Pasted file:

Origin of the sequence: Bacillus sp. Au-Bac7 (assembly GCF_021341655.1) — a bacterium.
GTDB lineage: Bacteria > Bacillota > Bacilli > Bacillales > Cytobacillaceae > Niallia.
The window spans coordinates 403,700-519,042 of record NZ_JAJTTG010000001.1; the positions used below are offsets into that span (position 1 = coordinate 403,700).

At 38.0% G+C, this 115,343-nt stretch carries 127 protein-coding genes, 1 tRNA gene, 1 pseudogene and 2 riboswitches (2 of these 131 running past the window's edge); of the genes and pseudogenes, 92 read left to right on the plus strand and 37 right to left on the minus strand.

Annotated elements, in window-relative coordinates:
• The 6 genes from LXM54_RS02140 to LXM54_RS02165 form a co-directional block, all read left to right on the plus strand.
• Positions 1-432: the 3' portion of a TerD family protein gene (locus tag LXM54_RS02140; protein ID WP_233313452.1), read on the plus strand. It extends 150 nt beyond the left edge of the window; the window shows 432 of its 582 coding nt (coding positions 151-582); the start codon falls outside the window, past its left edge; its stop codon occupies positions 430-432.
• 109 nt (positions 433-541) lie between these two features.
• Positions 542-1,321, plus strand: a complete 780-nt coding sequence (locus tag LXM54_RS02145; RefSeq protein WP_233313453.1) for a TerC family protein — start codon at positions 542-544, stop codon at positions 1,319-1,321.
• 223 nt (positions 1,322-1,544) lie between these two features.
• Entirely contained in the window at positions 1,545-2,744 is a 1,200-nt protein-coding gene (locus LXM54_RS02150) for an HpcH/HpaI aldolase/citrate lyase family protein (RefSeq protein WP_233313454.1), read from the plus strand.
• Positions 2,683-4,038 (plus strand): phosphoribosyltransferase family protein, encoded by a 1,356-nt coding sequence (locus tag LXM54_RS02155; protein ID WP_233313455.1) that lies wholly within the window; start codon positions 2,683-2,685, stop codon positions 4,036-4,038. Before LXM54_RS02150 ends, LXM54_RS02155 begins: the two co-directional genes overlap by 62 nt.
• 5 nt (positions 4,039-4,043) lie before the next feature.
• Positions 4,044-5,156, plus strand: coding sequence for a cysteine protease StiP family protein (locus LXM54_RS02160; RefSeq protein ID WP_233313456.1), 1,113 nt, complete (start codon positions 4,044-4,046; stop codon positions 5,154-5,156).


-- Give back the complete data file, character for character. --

Origin of the sequence: Bacillus sp. Au-Bac7 (assembly GCF_021341655.1) — a bacterium.
GTDB lineage: Bacteria > Bacillota > Bacilli > Bacillales > Cytobacillaceae > Niallia.
The window spans coordinates 403,700-519,042 of record NZ_JAJTTG010000001.1; the positions used below are offsets into that span (position 1 = coordinate 403,700).

At 38.0% G+C, this 115,343-nt stretch carries 127 protein-coding genes, 1 tRNA gene, 1 pseudogene and 2 riboswitches (2 of these 131 running past the window's edge); of the genes and pseudogenes, 92 read left to right on the plus strand and 37 right to left on the minus strand.

Annotated elements, in window-relative coordinates:
• The 6 genes from LXM54_RS02140 to LXM54_RS02165 form a co-directional block, all read left to right on the plus strand.
• Positions 1-432: the 3' portion of a TerD family protein gene (locus tag LXM54_RS02140; protein ID WP_233313452.1), read on the plus strand. It extends 150 nt beyond the left edge of the window; the window shows 432 of its 582 coding nt (coding positions 151-582); the start codon falls outside the window, past its left edge; its stop codon occupies positions 430-432.
• 109 nt (positions 433-541) lie between these two features.
• Positions 542-1,321, plus strand: a complete 780-nt coding sequence (locus tag LXM54_RS02145; RefSeq protein WP_233313453.1) for a TerC family protein — start codon at positions 542-544, stop codon at positions 1,319-1,321.
• 223 nt (positions 1,322-1,544) lie between these two features.
• Entirely contained in the window at positions 1,545-2,744 is a 1,200-nt protein-coding gene (locus LXM54_RS02150) for an HpcH/HpaI aldolase/citrate lyase family protein (RefSeq protein WP_233313454.1), read from the plus strand.
• Positions 2,683-4,038 (plus strand): phosphoribosyltransferase family protein, encoded by a 1,356-nt coding sequence (locus tag LXM54_RS02155; protein ID WP_233313455.1) that lies wholly within the window; start codon positions 2,683-2,685, stop codon positions 4,036-4,038. Before LXM54_RS02150 ends, LXM54_RS02155 begins: the two co-directional genes overlap by 62 nt.
• 5 nt (positions 4,039-4,043) lie before the next feature.
• Positions 4,044-5,156, plus strand: coding sequence for a cysteine protease StiP family protein (locus LXM54_RS02160; RefSeq protein ID WP_233313456.1), 1,113 nt, complete (start codon positions 4,044-4,046; stop codon positions 5,154-5,156).